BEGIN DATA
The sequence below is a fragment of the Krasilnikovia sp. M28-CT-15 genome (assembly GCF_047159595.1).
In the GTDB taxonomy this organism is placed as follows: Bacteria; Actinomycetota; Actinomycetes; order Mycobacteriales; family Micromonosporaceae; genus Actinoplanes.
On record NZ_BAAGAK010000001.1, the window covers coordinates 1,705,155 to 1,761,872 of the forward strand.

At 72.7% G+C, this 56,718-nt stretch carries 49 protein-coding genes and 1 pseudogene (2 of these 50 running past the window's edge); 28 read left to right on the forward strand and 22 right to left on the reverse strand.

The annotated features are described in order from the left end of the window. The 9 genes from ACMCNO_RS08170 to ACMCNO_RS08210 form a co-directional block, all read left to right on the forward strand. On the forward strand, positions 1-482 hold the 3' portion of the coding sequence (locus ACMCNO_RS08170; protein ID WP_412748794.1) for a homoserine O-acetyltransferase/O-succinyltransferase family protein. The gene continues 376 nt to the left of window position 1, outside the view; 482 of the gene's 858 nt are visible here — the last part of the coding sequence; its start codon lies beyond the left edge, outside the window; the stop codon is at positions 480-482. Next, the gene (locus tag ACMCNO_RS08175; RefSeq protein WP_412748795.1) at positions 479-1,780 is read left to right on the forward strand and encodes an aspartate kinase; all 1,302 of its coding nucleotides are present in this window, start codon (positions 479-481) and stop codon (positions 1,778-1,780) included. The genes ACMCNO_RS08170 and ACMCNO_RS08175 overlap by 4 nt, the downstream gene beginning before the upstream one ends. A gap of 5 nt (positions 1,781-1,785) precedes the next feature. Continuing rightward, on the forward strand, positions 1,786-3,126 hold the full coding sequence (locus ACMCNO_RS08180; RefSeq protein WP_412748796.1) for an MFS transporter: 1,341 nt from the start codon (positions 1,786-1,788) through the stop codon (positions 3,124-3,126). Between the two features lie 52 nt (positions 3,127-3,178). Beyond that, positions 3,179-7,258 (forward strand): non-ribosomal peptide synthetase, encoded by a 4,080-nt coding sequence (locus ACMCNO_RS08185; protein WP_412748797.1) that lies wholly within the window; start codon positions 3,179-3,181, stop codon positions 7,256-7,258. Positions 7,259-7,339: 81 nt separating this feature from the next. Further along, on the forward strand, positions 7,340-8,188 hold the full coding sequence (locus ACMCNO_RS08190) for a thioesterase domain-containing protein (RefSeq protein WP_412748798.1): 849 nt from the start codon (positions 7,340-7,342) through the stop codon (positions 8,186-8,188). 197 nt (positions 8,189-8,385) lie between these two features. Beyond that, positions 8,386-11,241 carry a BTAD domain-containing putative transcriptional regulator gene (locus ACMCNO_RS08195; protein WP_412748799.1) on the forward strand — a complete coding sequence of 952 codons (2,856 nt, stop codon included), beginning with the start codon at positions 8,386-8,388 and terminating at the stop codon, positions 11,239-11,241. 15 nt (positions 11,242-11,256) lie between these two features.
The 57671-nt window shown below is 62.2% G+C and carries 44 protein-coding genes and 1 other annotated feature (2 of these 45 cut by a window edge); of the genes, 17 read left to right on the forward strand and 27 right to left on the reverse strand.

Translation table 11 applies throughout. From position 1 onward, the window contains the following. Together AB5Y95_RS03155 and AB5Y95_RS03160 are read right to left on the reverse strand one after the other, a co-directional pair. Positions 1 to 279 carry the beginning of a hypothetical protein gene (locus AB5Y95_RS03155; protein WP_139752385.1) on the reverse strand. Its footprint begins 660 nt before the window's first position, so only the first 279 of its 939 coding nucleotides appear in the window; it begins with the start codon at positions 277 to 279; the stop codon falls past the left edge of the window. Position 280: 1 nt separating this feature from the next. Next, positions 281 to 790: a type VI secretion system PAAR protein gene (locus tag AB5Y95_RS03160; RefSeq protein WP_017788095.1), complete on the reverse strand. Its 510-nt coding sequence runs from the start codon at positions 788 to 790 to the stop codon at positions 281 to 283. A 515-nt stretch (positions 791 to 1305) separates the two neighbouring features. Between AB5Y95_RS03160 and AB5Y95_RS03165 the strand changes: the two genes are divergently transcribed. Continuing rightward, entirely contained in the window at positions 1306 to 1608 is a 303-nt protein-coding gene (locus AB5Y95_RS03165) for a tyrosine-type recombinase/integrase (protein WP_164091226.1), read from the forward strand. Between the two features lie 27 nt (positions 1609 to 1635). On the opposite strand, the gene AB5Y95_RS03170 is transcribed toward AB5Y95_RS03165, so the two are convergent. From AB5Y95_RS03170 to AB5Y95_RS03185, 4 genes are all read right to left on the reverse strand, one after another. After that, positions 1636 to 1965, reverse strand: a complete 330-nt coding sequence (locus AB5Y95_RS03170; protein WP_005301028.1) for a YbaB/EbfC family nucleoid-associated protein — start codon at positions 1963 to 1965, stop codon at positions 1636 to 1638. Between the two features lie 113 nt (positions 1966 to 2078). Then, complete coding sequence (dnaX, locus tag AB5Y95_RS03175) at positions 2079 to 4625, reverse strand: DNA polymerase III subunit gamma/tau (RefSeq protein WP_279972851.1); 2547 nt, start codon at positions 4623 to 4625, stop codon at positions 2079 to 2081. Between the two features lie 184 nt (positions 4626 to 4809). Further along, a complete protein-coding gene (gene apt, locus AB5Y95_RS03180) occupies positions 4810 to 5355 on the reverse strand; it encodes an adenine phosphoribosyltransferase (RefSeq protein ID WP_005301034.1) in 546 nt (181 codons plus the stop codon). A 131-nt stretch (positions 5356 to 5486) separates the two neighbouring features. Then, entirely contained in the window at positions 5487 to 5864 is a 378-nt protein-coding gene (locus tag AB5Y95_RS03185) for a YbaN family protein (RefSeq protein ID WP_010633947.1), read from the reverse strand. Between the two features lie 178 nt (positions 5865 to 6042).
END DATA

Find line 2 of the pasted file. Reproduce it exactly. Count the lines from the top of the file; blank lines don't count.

In the GTDB taxonomy this organism is placed as follows: Bacteria; Actinomycetota; Actinomycetes; order Mycobacteriales; family Micromonosporaceae; genus Actinoplanes.